The Porcellino statue


The Porcellino statue, or rather the Fontana del Porcellino, is located on the edge of the Loggia del Mercato Nuovo, not far from the Ponte Vecchio and Palazzo Vecchio, in the historic center of Florence.

The bronze statue is a copy of Pietro Tacca's original work, dating back to 1633 which, in turn, is a copy of a Roman marble sculpture from the Hellenistic period that Pope Pius IV gave to Cosimo I in 1560. The original bronze statue is in the Bardini Museum, while the Roman marble statue is in the Uffizi Gallery.

Porcellino in Italian means piglet so this should be a statue of a piglet, even if it is clear that the represented animal is actually a wild boar. The naming of this statue is lost in the mists of time. Even the famous writer Hans Christian Andersen, called it a piglet when describing it:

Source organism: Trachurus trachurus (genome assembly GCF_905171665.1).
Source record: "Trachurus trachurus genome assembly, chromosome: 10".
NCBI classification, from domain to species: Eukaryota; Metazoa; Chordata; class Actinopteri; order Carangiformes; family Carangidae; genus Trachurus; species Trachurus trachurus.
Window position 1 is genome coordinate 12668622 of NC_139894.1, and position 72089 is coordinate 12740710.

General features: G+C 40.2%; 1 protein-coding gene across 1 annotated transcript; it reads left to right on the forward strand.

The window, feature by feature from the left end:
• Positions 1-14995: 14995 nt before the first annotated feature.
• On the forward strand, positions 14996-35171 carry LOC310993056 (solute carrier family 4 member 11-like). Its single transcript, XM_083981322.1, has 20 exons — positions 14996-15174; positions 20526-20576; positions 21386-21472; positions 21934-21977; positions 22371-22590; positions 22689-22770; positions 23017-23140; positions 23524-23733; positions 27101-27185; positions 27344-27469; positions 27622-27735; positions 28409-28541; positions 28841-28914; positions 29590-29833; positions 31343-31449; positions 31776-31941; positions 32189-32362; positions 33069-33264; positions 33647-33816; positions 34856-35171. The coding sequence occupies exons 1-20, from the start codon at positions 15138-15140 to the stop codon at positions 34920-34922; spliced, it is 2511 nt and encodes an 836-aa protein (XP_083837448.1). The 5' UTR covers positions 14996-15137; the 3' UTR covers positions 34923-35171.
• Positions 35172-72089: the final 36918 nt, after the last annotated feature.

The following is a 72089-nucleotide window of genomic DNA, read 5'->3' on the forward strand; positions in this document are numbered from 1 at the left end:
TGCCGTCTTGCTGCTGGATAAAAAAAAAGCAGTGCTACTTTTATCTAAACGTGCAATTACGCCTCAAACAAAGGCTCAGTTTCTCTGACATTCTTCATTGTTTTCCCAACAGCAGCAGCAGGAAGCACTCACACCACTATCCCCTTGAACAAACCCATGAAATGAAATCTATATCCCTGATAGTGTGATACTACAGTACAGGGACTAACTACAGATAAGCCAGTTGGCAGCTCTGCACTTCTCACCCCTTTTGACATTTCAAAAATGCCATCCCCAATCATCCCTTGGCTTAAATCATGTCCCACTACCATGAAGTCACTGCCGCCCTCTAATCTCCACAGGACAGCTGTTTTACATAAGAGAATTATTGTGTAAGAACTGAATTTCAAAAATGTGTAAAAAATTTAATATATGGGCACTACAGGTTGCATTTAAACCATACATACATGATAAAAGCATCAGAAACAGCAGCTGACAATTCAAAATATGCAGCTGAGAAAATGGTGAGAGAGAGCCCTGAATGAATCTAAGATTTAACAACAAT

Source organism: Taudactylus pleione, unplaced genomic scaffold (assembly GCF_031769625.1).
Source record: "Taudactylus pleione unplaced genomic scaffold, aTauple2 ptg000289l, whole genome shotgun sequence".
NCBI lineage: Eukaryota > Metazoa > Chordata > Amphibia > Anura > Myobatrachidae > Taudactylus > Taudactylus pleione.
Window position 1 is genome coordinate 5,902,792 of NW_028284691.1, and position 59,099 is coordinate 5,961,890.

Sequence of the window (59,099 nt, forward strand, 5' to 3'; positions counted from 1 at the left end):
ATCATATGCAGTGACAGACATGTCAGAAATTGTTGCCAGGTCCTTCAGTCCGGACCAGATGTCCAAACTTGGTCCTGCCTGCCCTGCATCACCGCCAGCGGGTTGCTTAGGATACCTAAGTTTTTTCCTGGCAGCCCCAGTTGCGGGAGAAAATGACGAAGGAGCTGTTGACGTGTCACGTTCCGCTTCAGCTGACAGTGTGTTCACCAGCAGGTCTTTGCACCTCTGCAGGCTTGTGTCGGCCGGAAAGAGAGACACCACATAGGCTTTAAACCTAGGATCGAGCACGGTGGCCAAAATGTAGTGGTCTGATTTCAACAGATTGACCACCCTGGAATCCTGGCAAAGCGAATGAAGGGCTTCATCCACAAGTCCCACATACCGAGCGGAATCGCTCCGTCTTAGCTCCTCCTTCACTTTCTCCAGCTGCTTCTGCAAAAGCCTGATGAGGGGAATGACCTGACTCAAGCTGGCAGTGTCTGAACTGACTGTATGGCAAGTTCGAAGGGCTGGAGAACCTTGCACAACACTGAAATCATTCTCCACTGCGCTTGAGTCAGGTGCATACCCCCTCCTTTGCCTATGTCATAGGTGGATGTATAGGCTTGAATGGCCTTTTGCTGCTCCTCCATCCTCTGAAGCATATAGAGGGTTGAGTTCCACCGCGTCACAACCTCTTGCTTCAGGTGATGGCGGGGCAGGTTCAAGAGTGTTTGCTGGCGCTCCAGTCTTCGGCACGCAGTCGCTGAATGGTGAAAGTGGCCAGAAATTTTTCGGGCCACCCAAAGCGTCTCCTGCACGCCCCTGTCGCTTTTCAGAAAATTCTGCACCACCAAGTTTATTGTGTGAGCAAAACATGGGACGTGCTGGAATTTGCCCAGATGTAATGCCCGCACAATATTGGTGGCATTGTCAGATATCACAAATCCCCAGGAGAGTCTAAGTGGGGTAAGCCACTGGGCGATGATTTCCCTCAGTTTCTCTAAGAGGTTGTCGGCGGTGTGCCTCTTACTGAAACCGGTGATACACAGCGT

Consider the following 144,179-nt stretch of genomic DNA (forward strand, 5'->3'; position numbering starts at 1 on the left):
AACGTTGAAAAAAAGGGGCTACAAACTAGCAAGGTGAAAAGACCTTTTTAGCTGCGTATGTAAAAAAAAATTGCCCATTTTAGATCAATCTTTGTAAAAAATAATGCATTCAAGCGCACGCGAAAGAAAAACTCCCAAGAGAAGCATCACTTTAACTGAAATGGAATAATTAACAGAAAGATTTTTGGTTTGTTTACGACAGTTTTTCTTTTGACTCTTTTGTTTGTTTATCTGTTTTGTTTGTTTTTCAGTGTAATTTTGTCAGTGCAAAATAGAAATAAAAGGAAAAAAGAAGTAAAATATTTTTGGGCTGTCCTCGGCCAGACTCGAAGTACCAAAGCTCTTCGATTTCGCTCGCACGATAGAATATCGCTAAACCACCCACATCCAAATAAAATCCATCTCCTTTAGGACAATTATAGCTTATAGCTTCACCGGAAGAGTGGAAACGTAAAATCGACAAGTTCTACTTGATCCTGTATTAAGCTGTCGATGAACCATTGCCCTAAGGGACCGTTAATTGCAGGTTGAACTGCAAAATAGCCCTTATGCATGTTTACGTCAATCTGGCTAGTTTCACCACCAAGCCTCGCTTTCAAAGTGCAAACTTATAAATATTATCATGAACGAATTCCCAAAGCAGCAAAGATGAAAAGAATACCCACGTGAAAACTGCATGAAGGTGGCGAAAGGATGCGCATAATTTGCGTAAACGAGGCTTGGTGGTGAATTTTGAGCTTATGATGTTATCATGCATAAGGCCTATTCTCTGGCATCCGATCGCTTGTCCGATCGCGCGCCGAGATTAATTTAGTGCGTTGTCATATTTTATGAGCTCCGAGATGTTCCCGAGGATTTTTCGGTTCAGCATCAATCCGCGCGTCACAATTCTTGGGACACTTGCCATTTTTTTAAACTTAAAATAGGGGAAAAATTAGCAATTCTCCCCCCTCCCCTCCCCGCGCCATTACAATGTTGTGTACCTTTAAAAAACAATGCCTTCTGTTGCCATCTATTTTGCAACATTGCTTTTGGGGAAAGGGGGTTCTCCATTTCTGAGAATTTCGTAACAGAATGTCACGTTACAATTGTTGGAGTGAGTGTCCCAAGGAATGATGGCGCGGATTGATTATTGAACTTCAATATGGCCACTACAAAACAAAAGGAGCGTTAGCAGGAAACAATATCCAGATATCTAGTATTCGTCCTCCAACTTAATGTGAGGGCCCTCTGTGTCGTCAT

“In front of a sort of market in this street, where vegetables are sold, stands an artificial but beautifully fashioned bronze piglet. A fountain of fresh clear water gushes out of the animal's mouth. Age has turned it dark green; only its snout shines as if it had been polished [...] "

The words of the Danish writer remind us how the Fontana del Porcellino has always been linked to popular superstition. According to tradition, if you rub the nose of the piglet you will have good luck. Actually the complete procedure would be to rub its snout and then put a coin in its mouth: the coin must fall through the grate and then into the water, only then will you be granted good luck.

Where is it?

Piazza del mercato nuovo 6, firenze

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